Among the most popular lawn grasses in the cool regions of Europe and in the Northeastern and Northwestern United States, rye grass seeds can be mixed with other grass seeds such as bluegrass to make a wearable, lush lawn. Native to Eurasia and Northern Africa around the Mediterranean, rye grass diminishes in dry soils or hot summer weather, but remains greener if lightly shaded in such conditions. Provide full sun and moist fertile soils for best growth.
While there are about 10 species of rye grass (Lolium spp.), two species gain widespread use in North America and Europe: perennial rye grass (Lolium perenne) and Italian rye grass (Lolium multiflorum). The latter is an annual plant, typically surviving for only one growing season although in mild but cool, moist regions it may survive two to three years, according to Penn State University. Many varieties of rye grass exist today, usually the result of genetically crossing perennial and Italian species.
Rye grass produces many green leaf blades and stems called tillers that are flat and narrow. Plants become bunched tufts. Perennial rye grass creates a finer textured carpet while the texture of Italian rye grass is a bit coarser. Flowers on all species are yellow but inconspicuous, often partially hidden by the leaves. Perennial rye grass needs a cool winter dormancy and long days to produce flowers and set seed while Italian rye grass flowers and drops seed at any time during growth.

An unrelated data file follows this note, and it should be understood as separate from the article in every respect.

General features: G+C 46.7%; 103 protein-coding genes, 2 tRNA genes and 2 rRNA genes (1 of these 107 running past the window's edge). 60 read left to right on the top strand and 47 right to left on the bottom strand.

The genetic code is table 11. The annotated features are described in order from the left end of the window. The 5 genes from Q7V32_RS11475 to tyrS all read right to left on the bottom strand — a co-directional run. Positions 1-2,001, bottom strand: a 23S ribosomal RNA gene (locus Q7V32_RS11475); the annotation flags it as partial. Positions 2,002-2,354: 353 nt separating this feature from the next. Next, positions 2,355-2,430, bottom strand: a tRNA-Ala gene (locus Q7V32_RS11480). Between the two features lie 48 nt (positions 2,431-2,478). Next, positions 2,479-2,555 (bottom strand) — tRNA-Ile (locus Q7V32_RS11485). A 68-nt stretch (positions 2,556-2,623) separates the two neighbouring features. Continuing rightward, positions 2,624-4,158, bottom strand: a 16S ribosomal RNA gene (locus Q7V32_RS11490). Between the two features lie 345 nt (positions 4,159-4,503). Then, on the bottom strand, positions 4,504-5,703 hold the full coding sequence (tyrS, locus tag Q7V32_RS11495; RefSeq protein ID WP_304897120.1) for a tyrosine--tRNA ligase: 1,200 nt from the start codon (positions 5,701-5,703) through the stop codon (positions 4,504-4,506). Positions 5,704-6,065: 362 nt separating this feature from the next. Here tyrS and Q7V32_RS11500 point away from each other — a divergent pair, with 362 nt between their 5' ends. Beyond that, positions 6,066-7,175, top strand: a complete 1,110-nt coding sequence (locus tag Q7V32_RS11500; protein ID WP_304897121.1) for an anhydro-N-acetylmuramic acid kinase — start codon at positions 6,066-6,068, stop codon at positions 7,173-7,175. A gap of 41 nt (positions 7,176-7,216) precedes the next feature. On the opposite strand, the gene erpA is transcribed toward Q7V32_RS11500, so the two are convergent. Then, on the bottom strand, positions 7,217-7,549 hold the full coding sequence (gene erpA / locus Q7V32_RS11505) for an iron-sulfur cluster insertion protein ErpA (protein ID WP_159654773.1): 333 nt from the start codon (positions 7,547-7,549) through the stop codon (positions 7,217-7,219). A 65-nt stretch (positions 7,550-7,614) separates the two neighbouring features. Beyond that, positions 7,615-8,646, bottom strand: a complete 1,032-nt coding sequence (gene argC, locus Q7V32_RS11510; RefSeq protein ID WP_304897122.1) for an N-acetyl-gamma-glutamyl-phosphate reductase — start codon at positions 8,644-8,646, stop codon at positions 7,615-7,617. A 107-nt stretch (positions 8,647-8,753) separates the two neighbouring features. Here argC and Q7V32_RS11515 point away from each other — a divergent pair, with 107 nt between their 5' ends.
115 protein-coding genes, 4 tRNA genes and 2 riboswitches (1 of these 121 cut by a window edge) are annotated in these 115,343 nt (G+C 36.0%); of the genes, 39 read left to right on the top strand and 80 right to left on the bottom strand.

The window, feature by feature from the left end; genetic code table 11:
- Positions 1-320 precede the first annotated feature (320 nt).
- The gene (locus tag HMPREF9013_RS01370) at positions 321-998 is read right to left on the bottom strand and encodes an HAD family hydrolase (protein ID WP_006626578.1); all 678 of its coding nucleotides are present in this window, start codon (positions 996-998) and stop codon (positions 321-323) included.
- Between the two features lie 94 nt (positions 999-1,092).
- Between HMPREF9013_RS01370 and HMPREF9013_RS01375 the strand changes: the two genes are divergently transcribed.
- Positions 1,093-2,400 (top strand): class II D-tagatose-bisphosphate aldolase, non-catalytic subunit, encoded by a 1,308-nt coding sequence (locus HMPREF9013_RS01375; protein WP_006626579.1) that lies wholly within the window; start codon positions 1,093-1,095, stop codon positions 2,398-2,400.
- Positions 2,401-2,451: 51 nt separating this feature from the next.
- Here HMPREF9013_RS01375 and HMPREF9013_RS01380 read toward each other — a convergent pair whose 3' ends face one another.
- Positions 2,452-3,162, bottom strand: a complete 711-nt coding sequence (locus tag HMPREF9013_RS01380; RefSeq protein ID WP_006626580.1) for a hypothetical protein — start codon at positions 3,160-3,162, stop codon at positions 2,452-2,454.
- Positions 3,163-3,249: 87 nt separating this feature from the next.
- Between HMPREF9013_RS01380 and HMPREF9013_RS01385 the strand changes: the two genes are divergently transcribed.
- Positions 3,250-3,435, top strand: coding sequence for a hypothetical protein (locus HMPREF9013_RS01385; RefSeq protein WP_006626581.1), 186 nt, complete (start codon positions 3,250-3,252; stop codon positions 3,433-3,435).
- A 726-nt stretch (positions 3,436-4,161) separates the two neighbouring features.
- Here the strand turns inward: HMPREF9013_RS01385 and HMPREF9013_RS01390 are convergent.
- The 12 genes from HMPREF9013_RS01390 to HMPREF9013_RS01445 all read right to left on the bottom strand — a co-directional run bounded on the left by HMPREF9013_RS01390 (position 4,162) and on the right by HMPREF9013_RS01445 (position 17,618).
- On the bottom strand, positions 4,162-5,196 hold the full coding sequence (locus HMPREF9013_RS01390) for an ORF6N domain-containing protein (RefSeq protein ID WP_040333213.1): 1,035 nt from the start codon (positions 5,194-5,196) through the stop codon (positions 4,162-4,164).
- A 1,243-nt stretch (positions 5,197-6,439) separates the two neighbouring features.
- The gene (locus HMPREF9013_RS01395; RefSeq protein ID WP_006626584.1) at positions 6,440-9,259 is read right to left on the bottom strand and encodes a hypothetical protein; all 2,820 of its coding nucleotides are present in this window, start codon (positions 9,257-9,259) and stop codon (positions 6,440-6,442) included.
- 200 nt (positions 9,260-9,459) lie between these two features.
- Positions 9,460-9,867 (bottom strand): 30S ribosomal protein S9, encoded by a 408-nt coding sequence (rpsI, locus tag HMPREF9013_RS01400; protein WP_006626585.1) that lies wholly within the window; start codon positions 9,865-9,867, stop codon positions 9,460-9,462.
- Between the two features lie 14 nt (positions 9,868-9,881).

The rapid germination of freshly sown seeds and fast growth of seedlings makes rye grasses great for establishing lawns or for erosion-control in cool summer regions or when sown as a temporary ground cover from fall to spring. Perennial rye is exceptional for use in golf courses or other sport playing fields. Italian rye is best mixed with other grasses to create a nice lawn. All rye grasses also make excellent forage for grazing animals when left uncut since they are fast-growing and easily digested, according to Penn State University.
Sow rye grass seeds in a fertile, non-alkaline soil that is moist but well-draining, receiving about 1 inch of water weekly. In cool to warm summer climate areas, provide full sun exposure with more than six hours of direct sun daily. In areas where summers are hot and long, rye grass needs additional irrigation and some dappled afternoon shade to remain green and lush. Seeds are best sown in very late summer, just before the autumnal equinox, or in mid-spring. Sow in very late summer and early fall in regions with hot summers so you enjoy the deep green color of the rye grass from fall to late spring. Mow rye grass lawns at a height of 1 to 2 1/2 inches; the shorter it is cut, the more frequently it must be mown to maintain its stature.
Fungal root and foliage problems plague rye grasses frequently since they grow in moist, cool soils. These grasses also quickly falter in dry soils and can be fully killed in droughts if not irrigated; they re-sprout from seeds once cool, moist weather returns. Overall, rye grasses do not make good lawns in regions with very cold winters or long hot summers. Texas A&M University also warns that that sod cutworms and webworms like to chew on rye grasses, and may become a nuisance.